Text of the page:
How to Run with Good Form

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 Each beginner runner should follow these three simple steps when starting to learn to run.   For any runner to achieve the best race results, running efficiently, relaxed and with good form is required. More than anything else, practicing good running form will carry you to the finish line safely and enjoyably.


Good Running Form



1.  Good Posture

The first important step or habit when beginning to run is having good posture.  Proper posture means keeping your back straight, keeping your head up, looking straight keeping an eye on the road or trail ahead of you.

With your back aligned straight, your arms can swing with a good motion.  When running, your body might be leaning slightly forward which is fine but not too much.

As shown in the image above, the back posture is straight with a slight forward lean while keeping the chest, shoulders, and head up.  The arms are bent at 90 degree angle.


2. Cadence

The next important step in running is having a good consistent cadence.  This means the rate at which your feet strike the ground. Each person will have their own cadence rate, but the key is how far each foot lands in front of you.  If your foot lands too far forward, then your foot lands on the heel, which is not ideal or recommended.

Ideally you want each foot to land on the mid to forefoot area to maximize each stride.  For beginners, you probably want to have a shorter stride length and have a higher  cadence (stride rate), though, you force yourself to take smaller steps, with your foot landing directly underneath you. This minimizes up/down movement and translates that energy into forward momentum.

Once you have your stride rate down, you can gradually increase your stride length to gain more speed.  Over time, you will need to ensure your feet are landing on the midfoot to forefoot areas and your cadence and stride are consistent.


So what should your cadence be?  For beginners, it seems that a stride of 120-180 steps/minute is right for most people.  To start off, check your cadence when you are running by counting how often your left foot touches the ground in a minute. If the number is 60 or higher, pat yourself on the back and go for another run. If the number is lower than 60, then you should look at changing your cadence. Your cadence does not have to be exactly 60-90, and is likely to change somewhat with your pace and terrain.  Ideally for faster runners, you want a cadence of 90 steps for each foot (i.e. 180 steps/minute for both feet).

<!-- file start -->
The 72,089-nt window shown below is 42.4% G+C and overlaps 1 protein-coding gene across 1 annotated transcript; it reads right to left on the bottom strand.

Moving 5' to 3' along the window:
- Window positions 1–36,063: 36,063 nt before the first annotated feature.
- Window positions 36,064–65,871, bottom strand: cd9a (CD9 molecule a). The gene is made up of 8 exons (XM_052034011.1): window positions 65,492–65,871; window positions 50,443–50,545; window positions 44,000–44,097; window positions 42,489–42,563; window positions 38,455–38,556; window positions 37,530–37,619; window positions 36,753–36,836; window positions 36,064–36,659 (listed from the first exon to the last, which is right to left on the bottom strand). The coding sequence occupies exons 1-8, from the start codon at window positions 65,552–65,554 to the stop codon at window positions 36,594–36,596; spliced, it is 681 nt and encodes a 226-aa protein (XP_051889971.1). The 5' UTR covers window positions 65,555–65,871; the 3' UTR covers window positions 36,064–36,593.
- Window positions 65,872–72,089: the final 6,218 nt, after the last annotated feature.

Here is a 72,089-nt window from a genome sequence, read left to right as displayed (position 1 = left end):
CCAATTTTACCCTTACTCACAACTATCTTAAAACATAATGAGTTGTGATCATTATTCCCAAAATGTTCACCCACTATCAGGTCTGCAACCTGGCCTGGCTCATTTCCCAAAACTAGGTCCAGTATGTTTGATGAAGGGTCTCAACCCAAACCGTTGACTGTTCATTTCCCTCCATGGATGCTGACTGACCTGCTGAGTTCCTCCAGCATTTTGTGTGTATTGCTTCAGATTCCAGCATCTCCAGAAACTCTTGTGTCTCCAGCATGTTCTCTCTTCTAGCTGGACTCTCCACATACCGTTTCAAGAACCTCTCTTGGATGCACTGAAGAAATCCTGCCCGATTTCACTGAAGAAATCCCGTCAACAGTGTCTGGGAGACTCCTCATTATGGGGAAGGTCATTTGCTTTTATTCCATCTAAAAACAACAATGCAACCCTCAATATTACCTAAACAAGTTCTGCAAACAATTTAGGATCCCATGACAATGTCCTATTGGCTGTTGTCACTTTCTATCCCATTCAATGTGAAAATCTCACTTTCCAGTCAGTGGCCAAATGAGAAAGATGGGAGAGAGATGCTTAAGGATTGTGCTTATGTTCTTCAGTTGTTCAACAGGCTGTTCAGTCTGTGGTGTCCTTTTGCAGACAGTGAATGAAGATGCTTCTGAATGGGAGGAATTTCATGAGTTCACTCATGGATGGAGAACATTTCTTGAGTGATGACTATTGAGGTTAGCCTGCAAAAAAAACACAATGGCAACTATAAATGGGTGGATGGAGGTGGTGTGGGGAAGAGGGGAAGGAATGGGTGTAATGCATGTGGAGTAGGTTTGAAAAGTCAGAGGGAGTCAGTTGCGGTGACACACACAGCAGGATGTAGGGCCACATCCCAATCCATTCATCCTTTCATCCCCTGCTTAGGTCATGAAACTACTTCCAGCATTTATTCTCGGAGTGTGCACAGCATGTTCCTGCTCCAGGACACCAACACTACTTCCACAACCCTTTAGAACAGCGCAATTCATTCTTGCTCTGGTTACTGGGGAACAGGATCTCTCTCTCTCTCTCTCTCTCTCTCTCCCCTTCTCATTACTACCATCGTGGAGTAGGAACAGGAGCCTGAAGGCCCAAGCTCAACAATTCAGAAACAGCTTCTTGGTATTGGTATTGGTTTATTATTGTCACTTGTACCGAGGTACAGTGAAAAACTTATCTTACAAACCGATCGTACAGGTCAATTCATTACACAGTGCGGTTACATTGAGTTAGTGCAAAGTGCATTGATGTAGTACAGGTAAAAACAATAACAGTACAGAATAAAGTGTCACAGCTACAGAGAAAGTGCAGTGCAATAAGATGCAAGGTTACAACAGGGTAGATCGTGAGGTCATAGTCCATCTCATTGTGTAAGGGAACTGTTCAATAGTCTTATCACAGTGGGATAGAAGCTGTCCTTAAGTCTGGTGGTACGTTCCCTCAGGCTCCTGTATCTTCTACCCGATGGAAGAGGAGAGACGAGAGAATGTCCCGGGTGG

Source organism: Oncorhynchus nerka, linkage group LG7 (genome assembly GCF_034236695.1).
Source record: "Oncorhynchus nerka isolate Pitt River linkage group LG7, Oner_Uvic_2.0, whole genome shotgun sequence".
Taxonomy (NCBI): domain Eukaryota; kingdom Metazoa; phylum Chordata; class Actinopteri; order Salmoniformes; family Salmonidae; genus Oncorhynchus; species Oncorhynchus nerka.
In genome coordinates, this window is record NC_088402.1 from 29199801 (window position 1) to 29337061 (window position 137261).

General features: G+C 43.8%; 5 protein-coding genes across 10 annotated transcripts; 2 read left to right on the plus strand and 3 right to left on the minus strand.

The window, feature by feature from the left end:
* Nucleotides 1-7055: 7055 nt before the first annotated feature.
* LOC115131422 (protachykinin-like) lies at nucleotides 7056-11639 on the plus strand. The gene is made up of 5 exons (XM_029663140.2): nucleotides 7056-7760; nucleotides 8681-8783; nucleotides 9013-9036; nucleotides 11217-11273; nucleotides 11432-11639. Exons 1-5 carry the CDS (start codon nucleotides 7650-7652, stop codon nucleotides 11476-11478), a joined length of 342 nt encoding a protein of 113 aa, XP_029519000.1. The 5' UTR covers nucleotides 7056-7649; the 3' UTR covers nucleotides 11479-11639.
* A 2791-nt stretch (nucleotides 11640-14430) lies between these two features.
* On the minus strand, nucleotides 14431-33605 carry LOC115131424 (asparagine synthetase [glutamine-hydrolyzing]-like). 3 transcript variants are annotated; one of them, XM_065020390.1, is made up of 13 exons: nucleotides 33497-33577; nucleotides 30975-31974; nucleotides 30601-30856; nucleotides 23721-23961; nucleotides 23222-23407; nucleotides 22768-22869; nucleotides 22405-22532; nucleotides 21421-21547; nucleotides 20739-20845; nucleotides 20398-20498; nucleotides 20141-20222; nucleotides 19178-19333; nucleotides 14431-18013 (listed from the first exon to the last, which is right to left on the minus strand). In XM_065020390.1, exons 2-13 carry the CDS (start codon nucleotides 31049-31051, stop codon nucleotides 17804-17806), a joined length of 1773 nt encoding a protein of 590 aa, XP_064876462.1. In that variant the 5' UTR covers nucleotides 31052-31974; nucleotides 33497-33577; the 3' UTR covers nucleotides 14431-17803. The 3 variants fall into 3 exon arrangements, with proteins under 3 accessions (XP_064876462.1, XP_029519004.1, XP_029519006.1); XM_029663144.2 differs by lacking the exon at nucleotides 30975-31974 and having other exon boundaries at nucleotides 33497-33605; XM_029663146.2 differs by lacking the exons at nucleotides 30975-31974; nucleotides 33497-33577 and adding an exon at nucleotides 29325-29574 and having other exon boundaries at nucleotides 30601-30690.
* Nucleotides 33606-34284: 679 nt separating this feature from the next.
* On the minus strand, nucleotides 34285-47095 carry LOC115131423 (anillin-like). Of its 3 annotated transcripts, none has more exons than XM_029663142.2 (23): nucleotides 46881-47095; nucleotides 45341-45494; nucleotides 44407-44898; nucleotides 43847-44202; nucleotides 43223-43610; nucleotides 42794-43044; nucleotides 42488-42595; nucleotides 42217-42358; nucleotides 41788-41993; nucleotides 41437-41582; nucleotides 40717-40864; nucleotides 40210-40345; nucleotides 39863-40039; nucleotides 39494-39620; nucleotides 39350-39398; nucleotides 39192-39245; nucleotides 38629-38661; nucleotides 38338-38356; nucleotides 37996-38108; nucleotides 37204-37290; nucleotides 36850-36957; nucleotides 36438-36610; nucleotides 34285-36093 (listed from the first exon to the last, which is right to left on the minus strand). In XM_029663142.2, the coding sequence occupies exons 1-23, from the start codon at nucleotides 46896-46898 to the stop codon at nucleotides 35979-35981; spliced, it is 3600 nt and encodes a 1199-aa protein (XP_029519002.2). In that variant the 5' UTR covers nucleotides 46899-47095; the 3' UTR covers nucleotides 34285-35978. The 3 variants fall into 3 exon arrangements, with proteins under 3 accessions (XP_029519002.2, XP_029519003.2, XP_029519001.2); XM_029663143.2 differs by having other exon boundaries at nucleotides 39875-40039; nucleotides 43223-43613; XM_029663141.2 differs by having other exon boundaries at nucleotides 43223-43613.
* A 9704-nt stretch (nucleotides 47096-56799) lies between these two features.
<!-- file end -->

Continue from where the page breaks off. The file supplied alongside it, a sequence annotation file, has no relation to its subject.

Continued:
3.  Good Arm and Leg Motion

Having the correct Arm Position is important for maintaining a good cadence. If your arms are too low it will be quite difficult to keep your cadence high.

When you run, each arm acts as a counterbalance. Also, each arm acts as a pendulum - it swings back and forward.   The time it takes for a pendulum to swing depends on its length.   The lower your hands are when you run, the slower your arms will swing. Likewise, the higher your hands are, the faster they will swing.  To have a good Cadence you need to have your arms held reasonably mid level to the high range.  If you are struggling to keep your Cadence high, check your arm position.

In addition to your arm motion, your leg motion is important in keeping your cadence in balance.  You want each foot to land in the mid to forefoot area to maximize each stride.  Each leg stride motion should be balanced with your arm stride motion.

Last, keep your arms and legs bent!  The less you bend your arms and legs, the more work your muscles have to do when you're running.  An arm or leg that is bent at the knee or elbow will swing much easier than one that is straight.
Which step(s) do you feel is the most important for keeping good running form?

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